I wonder if the fellow is still living. Was that day a turning point for him, a happy course correction? Did he escape the voices that pour the poison of inherited resentments into young ears? Or has he joined the misguided chorus?

I have no way of knowing. But I do know that those voices, muted of late, still exalt the Old South and its symbols. They use words like “heritage,” “tradition,” and “states’ rights.” When they do, I hear an adolescent in denial, screaming: I ain’t gonna ride on no Yankee boat!

It’s time the rest of us stop pretending not to notice.

2 thoughts on ““I ain’t gonna ride on no Yankee boat!”

  1. I love this story on a couple of levels. First, it brought the joy of remembering our family vacations (Ship Island flies and all) and the fun of being a kid and seeing new places and meeting people unlike those in our Midwestern environs. Summer vacations were a time of less stress and more fun with a prevailing camaraderie that makes the memory especially poignant.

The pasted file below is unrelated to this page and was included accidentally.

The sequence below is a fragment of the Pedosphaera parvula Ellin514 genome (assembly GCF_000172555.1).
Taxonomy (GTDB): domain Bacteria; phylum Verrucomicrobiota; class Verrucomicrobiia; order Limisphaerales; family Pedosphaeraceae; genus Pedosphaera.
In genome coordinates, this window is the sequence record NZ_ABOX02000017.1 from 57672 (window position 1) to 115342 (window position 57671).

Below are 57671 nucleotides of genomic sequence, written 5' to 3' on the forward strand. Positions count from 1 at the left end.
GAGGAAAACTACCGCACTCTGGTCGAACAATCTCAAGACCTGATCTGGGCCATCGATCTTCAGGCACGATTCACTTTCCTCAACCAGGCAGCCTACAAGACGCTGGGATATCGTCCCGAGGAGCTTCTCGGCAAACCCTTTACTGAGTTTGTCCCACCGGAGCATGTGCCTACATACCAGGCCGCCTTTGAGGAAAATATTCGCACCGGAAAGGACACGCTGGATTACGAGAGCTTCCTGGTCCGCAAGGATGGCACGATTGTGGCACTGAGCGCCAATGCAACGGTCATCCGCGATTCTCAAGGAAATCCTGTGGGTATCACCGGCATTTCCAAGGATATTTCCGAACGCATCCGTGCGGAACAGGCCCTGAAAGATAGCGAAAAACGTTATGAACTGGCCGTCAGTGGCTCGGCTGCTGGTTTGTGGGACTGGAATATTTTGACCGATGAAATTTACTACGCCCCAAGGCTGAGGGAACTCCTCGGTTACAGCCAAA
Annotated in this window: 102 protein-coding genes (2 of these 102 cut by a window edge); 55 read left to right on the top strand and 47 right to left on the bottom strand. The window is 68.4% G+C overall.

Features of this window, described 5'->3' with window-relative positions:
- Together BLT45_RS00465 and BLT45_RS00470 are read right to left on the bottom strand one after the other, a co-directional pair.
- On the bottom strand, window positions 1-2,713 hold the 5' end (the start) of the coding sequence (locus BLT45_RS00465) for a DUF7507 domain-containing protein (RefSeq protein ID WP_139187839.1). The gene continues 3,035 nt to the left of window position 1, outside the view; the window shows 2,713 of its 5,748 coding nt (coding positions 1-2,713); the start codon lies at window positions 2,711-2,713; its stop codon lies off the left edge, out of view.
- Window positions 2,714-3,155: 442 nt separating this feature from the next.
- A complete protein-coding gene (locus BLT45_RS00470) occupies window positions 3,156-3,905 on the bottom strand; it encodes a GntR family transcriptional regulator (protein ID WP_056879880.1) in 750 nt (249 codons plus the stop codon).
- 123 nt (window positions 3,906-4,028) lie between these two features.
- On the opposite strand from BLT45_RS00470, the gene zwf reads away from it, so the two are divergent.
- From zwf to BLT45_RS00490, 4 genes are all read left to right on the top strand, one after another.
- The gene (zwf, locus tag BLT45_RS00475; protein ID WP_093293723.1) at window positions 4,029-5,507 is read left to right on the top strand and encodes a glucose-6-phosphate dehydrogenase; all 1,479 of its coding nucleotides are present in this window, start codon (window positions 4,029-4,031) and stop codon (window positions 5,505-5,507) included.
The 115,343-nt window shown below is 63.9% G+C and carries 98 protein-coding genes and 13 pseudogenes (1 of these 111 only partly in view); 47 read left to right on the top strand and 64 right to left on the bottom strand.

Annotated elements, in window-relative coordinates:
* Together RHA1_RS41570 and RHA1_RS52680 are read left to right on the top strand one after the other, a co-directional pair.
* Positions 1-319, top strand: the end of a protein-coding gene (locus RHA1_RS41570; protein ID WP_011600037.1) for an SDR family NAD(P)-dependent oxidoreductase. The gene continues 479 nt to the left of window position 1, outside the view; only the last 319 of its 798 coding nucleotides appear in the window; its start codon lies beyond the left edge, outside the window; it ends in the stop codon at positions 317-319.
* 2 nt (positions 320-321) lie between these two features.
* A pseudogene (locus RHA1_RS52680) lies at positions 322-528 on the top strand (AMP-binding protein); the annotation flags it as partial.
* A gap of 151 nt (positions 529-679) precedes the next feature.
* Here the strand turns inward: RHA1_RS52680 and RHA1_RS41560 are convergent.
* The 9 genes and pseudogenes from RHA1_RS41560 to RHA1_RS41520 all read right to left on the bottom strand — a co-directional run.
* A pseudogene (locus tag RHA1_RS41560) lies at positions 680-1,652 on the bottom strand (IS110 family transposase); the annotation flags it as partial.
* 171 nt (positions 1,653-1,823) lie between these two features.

Second, and more important, it brought to light an even stronger image that I remember clearly even now: The restrooms and water fountains marked “colored.” While racism was equally prevalent in my hometown of Evansville, it was not so open, so unapologetic, as it was in the South. On one of my first trips to Biloxi, I remember staring at the sign over the water fountain and wondering what was so different/wrong/contagious about “colored” people that they needed their own drinking fountains and restrooms. As I think about it now. either I didn’t ask why or if I did, I was given no real explanation for the separate facilities.